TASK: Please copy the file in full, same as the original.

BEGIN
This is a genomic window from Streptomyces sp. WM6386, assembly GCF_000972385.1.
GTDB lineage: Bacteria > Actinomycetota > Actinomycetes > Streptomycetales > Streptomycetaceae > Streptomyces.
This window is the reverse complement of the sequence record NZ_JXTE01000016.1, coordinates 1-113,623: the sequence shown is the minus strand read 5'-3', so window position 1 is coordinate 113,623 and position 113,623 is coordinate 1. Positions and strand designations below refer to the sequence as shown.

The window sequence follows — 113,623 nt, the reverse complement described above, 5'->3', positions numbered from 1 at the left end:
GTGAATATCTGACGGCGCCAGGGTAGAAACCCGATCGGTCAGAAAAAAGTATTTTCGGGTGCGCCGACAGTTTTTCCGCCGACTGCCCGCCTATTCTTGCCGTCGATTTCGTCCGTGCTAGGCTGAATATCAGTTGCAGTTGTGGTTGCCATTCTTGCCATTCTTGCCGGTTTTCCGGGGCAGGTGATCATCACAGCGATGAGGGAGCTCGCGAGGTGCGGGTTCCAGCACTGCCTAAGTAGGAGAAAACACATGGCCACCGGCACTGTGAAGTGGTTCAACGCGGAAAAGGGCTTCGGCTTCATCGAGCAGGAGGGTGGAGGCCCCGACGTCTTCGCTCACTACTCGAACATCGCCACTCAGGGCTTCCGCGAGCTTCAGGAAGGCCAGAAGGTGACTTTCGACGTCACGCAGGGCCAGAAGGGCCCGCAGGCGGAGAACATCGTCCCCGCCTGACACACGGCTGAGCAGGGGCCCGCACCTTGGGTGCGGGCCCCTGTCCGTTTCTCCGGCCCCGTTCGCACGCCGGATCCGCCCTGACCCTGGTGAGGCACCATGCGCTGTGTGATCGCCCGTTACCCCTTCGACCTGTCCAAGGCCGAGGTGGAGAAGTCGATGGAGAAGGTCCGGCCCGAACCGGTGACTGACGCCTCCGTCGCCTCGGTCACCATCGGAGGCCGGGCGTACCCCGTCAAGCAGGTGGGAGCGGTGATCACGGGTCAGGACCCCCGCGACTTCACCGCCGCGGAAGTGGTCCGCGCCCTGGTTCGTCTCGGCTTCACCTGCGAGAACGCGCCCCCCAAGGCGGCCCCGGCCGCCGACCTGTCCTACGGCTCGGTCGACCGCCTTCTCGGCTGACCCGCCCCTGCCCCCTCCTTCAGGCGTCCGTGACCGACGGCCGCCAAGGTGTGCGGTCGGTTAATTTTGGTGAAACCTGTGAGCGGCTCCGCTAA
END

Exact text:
This is a genomic window from Streptomyces sp. WM6386, assembly GCF_000972385.1.
GTDB lineage: Bacteria > Actinomycetota > Actinomycetes > Streptomycetales > Streptomycetaceae > Streptomyces.
This window is the reverse complement of the sequence record NZ_JXTE01000016.1, coordinates 1-113,623: the sequence shown is the minus strand read 5'-3', so window position 1 is coordinate 113,623 and position 113,623 is coordinate 1. Positions and strand designations below refer to the sequence as shown.

The window sequence follows — 113,623 nt, the reverse complement described above, 5'->3', positions numbered from 1 at the left end:
GTGAATATCTGACGGCGCCAGGGTAGAAACCCGATCGGTCAGAAAAAAGTATTTTCGGGTGCGCCGACAGTTTTTCCGCCGACTGCCCGCCTATTCTTGCCGTCGATTTCGTCCGTGCTAGGCTGAATATCAGTTGCAGTTGTGGTTGCCATTCTTGCCATTCTTGCCGGTTTTCCGGGGCAGGTGATCATCACAGCGATGAGGGAGCTCGCGAGGTGCGGGTTCCAGCACTGCCTAAGTAGGAGAAAACACATGGCCACCGGCACTGTGAAGTGGTTCAACGCGGAAAAGGGCTTCGGCTTCATCGAGCAGGAGGGTGGAGGCCCCGACGTCTTCGCTCACTACTCGAACATCGCCACTCAGGGCTTCCGCGAGCTTCAGGAAGGCCAGAAGGTGACTTTCGACGTCACGCAGGGCCAGAAGGGCCCGCAGGCGGAGAACATCGTCCCCGCCTGACACACGGCTGAGCAGGGGCCCGCACCTTGGGTGCGGGCCCCTGTCCGTTTCTCCGGCCCCGTTCGCACGCCGGATCCGCCCTGACCCTGGTGAGGCACCATGCGCTGTGTGATCGCCCGTTACCCCTTCGACCTGTCCAAGGCCGAGGTGGAGAAGTCGATGGAGAAGGTCCGGCCCGAACCGGTGACTGACGCCTCCGTCGCCTCGGTCACCATCGGAGGCCGGGCGTACCCCGTCAAGCAGGTGGGAGCGGTGATCACGGGTCAGGACCCCCGCGACTTCACCGCCGCGGAAGTGGTCCGCGCCCTGGTTCGTCTCGGCTTCACCTGCGAGAACGCGCCCCCCAAGGCGGCCCCGGCCGCCGACCTGTCCTACGGCTCGGTCGACCGCCTTCTCGGCTGACCCGCCCCTGCCCCCTCCTTCAGGCGTCCGTGACCGACGGCCGCCAAGGTGTGCGGTCGGTTAATTTTGGTGAAACCTGTGAGCGGCTCCGCTAA